One of the best, unusual and most effective prop you can employ is the clothes you wear. Your attire communicates with the audience before you utter your first word. Choose clothing that is comfortable and facilitates easy movement. Don’t limit yourself to rehearsed movements as there may be unplanned movement during your speech. Think about your colors, patterns, styles, designs that may offend or endear you to your audience.
It is an important prop that should never be neglected.
A picture is worth a thousand words and a video is worth ten thousand. Most people tend to recall things in pictures. Using pictures or videos in your speech adds another layer and a greater opportunity for your speech to be memorable. This is also one of the simplest and most effective prop that can be used.
To add more layers, if your picture involves written words, try using a slightly difficult to read font. Daniel Oppenheimer, an associate professor of psychology, carried out research and found that texts written in hard to read fonts are usually remembered more than generic fonts. You can utilize this as part of your presentation especially if you’re using PowerPoint slides or a prop with words.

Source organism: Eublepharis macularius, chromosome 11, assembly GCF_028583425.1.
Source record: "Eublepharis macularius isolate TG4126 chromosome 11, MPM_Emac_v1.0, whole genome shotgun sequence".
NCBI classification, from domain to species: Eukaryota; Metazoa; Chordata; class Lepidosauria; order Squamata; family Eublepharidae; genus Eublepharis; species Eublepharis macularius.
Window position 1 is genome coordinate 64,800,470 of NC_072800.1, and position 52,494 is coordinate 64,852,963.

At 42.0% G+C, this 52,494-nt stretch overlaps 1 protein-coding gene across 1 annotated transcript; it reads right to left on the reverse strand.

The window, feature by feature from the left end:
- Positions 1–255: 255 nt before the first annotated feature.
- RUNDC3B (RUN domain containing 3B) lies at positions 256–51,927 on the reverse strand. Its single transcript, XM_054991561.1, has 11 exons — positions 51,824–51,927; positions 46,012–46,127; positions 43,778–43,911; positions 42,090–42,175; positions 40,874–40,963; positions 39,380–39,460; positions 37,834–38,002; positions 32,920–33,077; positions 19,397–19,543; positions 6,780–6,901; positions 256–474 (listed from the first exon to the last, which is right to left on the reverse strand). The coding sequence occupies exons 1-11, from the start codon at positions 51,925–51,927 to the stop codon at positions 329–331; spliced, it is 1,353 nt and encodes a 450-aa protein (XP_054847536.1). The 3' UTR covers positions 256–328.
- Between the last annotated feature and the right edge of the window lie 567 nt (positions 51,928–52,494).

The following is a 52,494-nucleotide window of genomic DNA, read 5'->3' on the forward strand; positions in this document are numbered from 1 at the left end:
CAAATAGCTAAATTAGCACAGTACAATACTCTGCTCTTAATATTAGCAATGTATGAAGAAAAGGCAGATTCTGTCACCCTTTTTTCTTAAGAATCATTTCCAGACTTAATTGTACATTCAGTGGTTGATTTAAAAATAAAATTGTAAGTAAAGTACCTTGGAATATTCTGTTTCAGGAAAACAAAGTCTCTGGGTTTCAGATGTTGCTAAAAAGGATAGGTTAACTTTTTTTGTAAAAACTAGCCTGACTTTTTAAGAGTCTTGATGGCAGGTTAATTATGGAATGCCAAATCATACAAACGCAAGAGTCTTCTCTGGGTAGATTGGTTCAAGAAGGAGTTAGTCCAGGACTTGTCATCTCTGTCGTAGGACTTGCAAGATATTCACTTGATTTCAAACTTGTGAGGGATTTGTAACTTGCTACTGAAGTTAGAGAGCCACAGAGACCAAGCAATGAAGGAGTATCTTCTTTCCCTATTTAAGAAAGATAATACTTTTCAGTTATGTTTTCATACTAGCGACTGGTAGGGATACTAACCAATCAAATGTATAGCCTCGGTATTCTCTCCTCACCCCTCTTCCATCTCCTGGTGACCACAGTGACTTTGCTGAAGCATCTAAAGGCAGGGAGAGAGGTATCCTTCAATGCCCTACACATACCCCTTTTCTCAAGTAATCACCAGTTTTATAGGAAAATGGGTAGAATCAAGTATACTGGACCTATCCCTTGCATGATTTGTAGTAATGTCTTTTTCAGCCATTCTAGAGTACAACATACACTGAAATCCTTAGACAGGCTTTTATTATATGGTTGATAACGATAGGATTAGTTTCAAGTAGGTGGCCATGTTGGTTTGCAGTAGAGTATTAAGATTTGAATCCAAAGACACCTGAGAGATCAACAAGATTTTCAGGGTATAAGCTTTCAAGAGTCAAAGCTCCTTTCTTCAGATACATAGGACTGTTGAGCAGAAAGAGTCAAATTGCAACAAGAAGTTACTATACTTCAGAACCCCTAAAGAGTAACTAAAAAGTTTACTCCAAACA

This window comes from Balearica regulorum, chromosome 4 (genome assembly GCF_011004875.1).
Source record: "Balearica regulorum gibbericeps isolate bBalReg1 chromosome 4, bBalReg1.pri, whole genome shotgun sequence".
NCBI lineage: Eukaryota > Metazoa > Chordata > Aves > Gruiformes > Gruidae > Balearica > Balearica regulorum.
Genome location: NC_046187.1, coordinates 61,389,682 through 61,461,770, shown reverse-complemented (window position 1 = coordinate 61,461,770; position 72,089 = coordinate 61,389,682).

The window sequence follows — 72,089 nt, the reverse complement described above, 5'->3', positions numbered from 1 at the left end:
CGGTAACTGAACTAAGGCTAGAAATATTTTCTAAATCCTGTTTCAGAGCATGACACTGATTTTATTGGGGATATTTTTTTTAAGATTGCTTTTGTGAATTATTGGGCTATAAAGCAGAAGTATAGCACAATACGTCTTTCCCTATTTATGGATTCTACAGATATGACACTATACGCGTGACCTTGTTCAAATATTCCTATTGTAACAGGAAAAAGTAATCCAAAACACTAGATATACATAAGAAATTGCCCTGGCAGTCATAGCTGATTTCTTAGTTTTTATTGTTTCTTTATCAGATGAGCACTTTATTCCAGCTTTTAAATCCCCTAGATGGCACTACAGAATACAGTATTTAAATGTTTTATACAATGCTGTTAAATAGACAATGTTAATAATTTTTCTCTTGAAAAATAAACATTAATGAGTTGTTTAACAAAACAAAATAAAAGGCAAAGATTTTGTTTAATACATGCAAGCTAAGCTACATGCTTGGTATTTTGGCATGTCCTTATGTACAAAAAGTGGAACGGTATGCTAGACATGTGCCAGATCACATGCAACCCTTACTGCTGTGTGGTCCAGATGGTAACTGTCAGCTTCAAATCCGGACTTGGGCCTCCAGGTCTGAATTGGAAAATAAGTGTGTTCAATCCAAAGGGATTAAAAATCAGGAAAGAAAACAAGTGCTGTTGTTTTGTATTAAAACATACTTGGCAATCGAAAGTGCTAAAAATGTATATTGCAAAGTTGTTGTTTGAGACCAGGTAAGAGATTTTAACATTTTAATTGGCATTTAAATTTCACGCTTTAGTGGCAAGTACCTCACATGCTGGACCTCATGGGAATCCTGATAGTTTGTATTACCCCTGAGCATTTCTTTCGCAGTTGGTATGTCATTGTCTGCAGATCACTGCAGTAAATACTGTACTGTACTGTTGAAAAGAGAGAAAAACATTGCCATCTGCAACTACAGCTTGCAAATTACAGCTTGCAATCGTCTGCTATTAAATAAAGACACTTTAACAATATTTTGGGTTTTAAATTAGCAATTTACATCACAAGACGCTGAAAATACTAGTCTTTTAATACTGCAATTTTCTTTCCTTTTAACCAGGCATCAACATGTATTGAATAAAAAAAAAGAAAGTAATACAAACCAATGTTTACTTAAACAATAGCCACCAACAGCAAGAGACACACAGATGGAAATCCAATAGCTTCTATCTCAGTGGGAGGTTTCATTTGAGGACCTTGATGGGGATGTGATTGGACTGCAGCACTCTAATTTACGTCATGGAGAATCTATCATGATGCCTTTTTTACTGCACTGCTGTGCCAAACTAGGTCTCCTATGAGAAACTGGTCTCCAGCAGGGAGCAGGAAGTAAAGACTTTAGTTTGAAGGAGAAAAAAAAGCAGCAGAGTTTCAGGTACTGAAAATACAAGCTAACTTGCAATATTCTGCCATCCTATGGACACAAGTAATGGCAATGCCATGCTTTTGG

Vocal variety when delivering a speech breaks the monotony and keeps the interest of your audience. Using a prop that make a sound adds even more variety and stimulates the auditory nerves to work harder to register another frequency. An unexpected noise can also elicit a physical response which involves your audience even more in your speech.
Presiyan Vasilev in his 2013 winning Toastmaster world championship speech ‘Changed by a tyre’ used his voice to create a noise made by a broken jack. Changing the tonality of your voice does not exactly qualify as a prop. This speech shows how it adds value.